Graphene, a single honeycomb layer of carbon, is the building block of graphite, nanotubes, and buckyballs.
Recent experiments at the synchrotron using angle-resolved photoemission demonstrated that is it possible to use a bilayer of graphene as a switch: current flows when the switch is closed (bilayers electronically close together), and does not flow when the switch is open (bilayers electronically separated).
SWITCH CLOSED: CONDUCTION (Unbiased)
SWITCH OPEN: NO CONDUCTION (Biased)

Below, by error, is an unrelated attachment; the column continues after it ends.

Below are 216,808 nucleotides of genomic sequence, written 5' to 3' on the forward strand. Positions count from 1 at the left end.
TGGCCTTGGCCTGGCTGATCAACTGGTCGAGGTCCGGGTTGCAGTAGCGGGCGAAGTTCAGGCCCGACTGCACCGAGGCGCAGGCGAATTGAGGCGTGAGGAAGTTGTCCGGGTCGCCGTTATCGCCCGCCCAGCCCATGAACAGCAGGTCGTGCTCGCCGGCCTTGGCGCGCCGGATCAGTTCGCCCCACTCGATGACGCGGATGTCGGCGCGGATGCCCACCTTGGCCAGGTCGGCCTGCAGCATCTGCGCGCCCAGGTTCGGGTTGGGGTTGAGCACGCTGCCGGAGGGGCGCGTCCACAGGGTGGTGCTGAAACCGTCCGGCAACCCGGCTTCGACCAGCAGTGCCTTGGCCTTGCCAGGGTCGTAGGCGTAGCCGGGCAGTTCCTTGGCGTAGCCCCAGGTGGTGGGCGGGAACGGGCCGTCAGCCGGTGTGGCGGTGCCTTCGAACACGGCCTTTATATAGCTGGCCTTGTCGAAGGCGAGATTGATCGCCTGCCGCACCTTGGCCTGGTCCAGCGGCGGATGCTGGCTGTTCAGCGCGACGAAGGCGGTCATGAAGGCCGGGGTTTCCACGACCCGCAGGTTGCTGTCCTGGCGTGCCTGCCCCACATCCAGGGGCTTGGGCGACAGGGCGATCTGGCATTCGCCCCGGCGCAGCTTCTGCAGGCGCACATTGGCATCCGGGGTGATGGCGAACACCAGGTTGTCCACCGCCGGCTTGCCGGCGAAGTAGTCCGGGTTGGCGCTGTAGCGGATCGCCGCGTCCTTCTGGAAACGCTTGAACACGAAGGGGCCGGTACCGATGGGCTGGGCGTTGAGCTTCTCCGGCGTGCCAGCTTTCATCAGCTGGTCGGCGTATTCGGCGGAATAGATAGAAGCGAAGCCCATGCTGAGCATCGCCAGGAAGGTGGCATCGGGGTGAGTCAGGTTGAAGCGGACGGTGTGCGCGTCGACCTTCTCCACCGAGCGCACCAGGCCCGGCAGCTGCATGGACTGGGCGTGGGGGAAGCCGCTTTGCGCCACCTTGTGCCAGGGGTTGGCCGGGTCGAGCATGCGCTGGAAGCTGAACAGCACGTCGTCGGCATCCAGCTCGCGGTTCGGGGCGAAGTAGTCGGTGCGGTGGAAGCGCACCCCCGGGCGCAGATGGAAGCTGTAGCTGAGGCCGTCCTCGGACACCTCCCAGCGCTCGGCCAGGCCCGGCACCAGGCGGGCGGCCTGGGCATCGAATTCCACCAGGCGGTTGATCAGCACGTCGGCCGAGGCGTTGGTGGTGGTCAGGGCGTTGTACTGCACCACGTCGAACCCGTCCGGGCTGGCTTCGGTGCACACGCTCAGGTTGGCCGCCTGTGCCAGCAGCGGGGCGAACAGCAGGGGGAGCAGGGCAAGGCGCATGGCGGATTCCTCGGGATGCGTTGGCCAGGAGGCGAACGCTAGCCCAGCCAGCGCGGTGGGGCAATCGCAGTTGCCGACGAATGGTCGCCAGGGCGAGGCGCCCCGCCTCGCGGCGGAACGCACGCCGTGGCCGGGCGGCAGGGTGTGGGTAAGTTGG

This proves it is possible to build and control an electronic switch as small as two atoms, paving the way for computers at least 100 times smaller than current technology allows.
Looking up the periodic table: Germanium to Silicon to Carbon
The original transitor - Germanium
The current technology: Si transistors
The next step: carbon switches?
REFERENCE: Science, 313, Aug (2006)
WORK SUPPORTED BY:
DOE, the Max Planck
Society, and the European Science Foundation